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A story is told of a young violinist who lived in London many years ago. He was a superb musician. He loved his music and enjoyed playing before small groups of  people in the homes of friends.

But he was deathly afraid of large crowds, so he avoided giving concerts. The thought of giving a public performance in a concert hall absolutely terrified him.

The London music establishment was very critical of this young violinist. He was violating all the accepted protocols. According to the critics, excellent musicians were supposed to give public concerts in packed concert halls. In time, the criticism grew so intense that the young violinist relented; even though it scared him terribly, he agreed to give one major concert.

The largest concert hall in London was secured, and when the evening came, the hall was filled. People were excited to hear this prodigy. So were the critics, who filled the first three rows, pad and pen ready, eager to rake him over the coals.

The young violinist came onto the stage and sat alone on a stool. He put his violin under his chin and played for an hour and a half. No music in front of him, no orchestra behind him, no breaks-just an hour and a half of absolutely beautiful violin music.

After ten minutes or so, many critics put down their pads and listened, like the rest. They too were enraptured  by the music of this young virtuoso. After the performance, the crowd rose to its feet and began applauding wildly-and they wouldn’t stop. But the young violinist didn’t acknowledge the applause. He just peered out into the audience as if he were looking for something­ or someone. Finally he found what he was looking for. Relief came over his face, and he began to acknowledge the cheers.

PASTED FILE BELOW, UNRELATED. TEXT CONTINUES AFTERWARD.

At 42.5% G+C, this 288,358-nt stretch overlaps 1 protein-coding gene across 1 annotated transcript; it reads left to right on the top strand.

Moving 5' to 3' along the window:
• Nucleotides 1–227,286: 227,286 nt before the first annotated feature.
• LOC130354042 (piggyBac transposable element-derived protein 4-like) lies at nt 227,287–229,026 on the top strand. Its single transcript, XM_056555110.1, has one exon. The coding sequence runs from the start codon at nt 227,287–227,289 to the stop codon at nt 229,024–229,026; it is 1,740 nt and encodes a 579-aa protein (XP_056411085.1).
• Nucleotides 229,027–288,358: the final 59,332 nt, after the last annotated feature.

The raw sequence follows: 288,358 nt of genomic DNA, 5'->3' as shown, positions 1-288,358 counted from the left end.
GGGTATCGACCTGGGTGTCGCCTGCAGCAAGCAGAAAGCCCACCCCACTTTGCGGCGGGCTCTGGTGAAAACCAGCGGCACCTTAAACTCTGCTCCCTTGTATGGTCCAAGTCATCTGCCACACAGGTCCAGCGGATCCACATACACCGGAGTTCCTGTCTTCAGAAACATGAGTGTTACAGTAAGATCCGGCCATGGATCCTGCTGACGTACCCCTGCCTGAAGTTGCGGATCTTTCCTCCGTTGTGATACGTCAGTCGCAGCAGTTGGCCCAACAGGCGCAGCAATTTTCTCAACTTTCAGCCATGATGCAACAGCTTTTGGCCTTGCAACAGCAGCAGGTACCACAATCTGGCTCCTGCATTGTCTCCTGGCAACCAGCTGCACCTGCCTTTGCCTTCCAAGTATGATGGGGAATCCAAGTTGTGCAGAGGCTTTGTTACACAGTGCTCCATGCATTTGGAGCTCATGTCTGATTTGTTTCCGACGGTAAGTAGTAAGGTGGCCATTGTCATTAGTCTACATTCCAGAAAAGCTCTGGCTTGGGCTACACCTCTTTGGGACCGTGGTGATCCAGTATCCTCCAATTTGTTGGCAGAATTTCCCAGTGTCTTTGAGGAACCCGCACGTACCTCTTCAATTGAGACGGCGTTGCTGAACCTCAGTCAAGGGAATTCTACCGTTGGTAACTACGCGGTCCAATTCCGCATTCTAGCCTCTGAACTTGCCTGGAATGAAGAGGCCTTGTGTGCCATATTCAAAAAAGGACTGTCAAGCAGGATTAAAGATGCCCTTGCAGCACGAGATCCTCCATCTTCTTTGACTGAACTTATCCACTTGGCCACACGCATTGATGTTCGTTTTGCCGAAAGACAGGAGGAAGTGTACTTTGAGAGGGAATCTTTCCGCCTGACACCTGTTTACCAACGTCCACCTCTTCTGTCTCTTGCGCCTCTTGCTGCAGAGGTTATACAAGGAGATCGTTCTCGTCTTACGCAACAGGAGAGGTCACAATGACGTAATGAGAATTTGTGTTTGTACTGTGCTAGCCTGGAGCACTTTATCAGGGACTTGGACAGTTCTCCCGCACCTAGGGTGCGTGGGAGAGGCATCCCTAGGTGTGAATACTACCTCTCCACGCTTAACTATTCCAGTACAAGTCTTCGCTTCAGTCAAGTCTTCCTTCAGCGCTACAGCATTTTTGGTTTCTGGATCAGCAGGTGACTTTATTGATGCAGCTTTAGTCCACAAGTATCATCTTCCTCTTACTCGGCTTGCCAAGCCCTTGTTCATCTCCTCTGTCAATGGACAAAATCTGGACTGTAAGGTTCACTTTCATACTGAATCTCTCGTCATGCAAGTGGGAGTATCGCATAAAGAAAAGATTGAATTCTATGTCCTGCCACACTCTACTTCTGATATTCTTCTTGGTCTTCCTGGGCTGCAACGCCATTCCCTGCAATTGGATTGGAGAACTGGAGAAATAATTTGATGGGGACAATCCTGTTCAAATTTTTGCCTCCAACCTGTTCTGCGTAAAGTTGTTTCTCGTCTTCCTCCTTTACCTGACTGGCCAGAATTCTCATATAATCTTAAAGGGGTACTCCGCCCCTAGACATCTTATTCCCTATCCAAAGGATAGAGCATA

After the concert, the critics met the young violinist backstage. “It was just as everyone had anticipated,” they said. “You were wonderful. But one question: Why did it take you so long to acknowledge the applause of the audience?”

The young violinist took a deep breath and answered, “You know I was really afraid of playing here. Yet this was something I knew I needed to do. Tonight, just before I came on stage, I received word that my master teacher was to be in the audience. Throughout the concert, I tried to look for him, but I could never find him.

So after I finished playing, I started to look more intently. I was so eager to find my teacher that I couldn’t even hear the applause. I just had to know what he thought of my playing. That was all that mattered. Finally, I found him high in the balcony. He was standing and applauding, with a big smile on his face. After seeing him, I was finally able to relax. I said to myself, ‘If the master is pleased with what I have done, then everything else is okay.'”

Steven C. Roy, What God Thinks When We Fail,  InterVarsity Press, 2011.

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